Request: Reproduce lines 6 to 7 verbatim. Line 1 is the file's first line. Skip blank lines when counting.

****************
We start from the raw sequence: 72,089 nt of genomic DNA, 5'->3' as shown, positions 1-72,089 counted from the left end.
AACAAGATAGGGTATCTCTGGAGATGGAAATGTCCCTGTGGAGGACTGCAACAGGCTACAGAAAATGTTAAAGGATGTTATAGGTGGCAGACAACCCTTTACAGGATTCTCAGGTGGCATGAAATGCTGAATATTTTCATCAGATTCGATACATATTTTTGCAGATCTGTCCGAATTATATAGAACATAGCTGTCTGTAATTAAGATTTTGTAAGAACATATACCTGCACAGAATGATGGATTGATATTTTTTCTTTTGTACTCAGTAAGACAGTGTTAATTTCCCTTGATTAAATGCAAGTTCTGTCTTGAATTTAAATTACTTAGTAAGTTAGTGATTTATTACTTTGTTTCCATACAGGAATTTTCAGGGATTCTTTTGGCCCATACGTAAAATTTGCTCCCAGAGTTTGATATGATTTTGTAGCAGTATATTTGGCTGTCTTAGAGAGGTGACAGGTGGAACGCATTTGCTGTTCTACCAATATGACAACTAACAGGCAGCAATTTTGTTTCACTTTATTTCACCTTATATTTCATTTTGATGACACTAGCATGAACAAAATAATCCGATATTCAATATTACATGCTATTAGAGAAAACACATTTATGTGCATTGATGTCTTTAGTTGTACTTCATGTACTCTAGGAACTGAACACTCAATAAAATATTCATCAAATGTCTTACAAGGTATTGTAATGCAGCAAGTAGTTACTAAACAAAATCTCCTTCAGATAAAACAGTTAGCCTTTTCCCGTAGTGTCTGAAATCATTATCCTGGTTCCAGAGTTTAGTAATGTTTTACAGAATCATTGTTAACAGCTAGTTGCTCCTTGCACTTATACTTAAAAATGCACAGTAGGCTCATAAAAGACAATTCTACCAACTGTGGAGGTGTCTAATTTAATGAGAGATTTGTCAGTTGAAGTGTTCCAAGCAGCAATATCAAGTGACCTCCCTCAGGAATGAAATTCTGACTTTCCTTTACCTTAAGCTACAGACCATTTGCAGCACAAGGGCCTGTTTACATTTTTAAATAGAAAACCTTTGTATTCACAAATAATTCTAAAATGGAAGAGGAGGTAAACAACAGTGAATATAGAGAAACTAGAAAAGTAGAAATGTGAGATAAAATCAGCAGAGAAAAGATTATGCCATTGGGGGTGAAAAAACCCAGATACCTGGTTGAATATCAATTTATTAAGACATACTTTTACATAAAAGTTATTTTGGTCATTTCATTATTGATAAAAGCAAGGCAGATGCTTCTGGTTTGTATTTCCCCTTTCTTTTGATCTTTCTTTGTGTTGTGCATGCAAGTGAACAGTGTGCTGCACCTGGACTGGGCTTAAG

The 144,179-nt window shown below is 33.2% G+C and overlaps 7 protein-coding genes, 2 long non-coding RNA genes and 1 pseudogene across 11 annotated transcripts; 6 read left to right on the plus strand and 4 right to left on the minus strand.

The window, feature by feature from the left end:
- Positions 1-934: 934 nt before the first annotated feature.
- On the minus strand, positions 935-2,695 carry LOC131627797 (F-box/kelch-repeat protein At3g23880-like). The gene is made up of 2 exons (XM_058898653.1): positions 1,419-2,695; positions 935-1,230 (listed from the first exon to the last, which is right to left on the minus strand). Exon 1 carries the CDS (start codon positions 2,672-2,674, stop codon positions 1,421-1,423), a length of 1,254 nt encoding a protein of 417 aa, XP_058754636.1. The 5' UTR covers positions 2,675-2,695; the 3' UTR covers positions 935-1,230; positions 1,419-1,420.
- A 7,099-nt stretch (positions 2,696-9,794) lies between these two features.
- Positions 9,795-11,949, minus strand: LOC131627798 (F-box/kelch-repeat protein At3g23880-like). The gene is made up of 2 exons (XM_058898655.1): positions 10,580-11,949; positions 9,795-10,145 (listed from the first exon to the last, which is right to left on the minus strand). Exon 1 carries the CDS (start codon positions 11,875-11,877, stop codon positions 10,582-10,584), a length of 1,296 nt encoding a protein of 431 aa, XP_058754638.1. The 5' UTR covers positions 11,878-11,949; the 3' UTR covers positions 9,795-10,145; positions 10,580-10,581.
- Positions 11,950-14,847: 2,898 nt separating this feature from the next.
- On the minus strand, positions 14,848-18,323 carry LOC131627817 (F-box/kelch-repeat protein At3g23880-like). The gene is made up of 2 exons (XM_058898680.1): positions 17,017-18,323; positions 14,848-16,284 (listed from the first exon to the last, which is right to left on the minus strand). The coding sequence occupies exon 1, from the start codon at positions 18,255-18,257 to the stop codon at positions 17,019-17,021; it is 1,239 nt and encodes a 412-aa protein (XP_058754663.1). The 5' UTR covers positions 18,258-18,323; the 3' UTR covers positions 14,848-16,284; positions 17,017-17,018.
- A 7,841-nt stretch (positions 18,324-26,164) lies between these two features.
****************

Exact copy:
- On the minus strand, positions 935-2,695 carry LOC131627797 (F-box/kelch-repeat protein At3g23880-like). The gene is made up of 2 exons (XM_058898653.1): positions 1,419-2,695; positions 935-1,230 (listed from the first exon to the last, which is right to left on the minus strand). Exon 1 carries the CDS (start codon positions 2,672-2,674, stop codon positions 1,421-1,423), a length of 1,254 nt encoding a protein of 417 aa, XP_058754636.1. The 5' UTR covers positions 2,675-2,695; the 3' UTR covers positions 935-1,230; positions 1,419-1,420.
- A 7,099-nt stretch (positions 2,696-9,794) lies between these two features.